Thursday, October 25, 2018

Literary dust

W.G. Sebald’s comments about dust and my own efforts to rid some books and shelves of dust just prompted me to think about dust in literature.

Can you think of a work of literature in English in which dust plays a significant part? I can think of three; there may be many more. Leave your answer(s) in a comment, and we’ll see how things add up.

comments: 21

Elaine Fine said...

"I will show you fear in a handful of dust" ("The Waste Land")
I'm sure Grapes of Wrath has lots of dust in it as well. And there's dust all over the place in Great Expectations

Chris said...

The Grapes of Wrath, of course, though that's not ordinary house dust.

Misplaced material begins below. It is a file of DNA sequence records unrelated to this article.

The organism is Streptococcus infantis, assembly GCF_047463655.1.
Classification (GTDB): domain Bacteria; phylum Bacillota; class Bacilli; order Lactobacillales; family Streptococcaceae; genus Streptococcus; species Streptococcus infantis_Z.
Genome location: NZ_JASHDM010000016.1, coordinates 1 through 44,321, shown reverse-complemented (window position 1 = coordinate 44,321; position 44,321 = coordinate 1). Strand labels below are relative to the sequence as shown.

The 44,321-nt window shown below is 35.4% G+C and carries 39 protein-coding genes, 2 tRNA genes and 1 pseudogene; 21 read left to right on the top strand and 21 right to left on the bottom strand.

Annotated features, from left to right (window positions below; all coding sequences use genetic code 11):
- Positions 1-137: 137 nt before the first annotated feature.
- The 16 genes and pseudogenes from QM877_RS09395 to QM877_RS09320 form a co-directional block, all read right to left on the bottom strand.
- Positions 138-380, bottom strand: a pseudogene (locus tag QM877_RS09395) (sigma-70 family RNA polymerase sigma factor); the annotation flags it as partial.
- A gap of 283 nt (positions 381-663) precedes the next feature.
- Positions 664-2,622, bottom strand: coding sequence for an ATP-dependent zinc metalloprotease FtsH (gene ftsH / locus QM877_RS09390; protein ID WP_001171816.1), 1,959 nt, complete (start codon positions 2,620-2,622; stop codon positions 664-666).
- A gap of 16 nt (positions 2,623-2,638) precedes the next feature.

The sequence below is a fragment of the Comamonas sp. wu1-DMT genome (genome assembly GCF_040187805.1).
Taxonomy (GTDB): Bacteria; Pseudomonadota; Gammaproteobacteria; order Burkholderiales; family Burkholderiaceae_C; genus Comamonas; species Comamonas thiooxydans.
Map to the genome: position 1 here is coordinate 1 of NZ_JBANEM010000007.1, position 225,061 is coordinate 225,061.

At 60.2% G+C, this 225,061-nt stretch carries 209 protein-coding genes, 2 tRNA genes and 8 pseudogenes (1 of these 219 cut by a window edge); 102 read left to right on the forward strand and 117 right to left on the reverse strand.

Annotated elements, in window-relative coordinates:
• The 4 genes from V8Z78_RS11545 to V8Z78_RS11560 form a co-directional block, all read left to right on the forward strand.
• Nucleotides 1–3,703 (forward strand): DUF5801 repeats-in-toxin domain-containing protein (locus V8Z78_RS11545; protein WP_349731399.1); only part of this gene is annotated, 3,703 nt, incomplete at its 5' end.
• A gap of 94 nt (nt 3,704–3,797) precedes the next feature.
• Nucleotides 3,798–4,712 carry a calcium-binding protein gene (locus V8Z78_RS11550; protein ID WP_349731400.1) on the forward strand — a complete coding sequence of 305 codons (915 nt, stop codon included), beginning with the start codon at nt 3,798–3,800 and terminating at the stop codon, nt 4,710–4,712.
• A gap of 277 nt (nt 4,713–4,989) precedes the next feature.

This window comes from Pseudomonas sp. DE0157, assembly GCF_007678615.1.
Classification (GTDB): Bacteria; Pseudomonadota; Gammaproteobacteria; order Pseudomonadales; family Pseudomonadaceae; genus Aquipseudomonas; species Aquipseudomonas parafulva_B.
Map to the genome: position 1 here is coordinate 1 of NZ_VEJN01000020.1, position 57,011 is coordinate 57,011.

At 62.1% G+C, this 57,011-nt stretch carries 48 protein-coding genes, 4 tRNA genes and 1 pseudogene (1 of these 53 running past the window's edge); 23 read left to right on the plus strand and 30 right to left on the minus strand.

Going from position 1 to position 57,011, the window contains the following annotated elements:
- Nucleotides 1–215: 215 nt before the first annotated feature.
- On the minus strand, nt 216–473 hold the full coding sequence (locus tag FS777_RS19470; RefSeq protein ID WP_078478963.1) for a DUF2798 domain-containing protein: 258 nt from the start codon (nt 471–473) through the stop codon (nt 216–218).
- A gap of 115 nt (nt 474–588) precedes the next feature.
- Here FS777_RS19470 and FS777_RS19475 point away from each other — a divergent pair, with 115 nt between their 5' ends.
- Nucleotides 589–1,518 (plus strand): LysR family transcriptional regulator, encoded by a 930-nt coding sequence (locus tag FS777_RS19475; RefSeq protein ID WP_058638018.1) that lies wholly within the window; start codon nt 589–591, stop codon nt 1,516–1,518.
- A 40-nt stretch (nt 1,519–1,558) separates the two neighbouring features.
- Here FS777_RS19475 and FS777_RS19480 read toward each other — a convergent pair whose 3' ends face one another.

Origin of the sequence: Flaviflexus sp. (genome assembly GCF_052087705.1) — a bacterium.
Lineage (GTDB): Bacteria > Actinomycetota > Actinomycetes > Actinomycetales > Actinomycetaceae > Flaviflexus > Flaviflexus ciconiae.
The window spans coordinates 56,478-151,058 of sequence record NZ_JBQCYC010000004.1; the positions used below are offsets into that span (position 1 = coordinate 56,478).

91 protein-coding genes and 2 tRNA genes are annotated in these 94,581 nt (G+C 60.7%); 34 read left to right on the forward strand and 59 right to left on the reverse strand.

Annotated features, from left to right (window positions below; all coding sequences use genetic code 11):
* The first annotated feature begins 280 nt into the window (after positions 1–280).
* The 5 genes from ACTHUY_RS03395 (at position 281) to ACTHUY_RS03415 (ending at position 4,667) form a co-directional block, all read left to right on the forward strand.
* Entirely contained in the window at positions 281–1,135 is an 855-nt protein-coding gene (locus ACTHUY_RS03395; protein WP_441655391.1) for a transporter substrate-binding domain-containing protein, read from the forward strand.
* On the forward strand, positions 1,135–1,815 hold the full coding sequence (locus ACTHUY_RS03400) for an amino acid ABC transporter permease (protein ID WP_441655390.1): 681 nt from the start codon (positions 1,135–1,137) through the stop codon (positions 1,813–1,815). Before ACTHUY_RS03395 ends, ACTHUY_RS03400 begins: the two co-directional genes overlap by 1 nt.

Frex said...

I only have a dusty answer...
Ha, ha.
"Dusty Answer," by Rosamond Lehmann (1927--I read the Virago reprint when I was an ardent young feminist--loved it but haven't even thought of it again... till now).
Of course dust is not really in it.
Not literal dust.
Title from the lines, "Ah, what a dusty answer gets the soul, when hot for certainties in this our life!"--George Meredith
But, again, mopey, but no real dust.

Jesus writing in the dust comes to mind--that's a stretch of your question: It says "ground" not "dust"... and it's not "in English" (originally)-- but it introduces such a great unanswered question people that still discuss: what was he writing?

I feel like Edgar Allan Poe and Agatha Christie and JRR Tolkein surely all must have employed dust in some significant, but I can't come up with any example. Aaargh.
Must muse some more on this...

Michael Leddy said...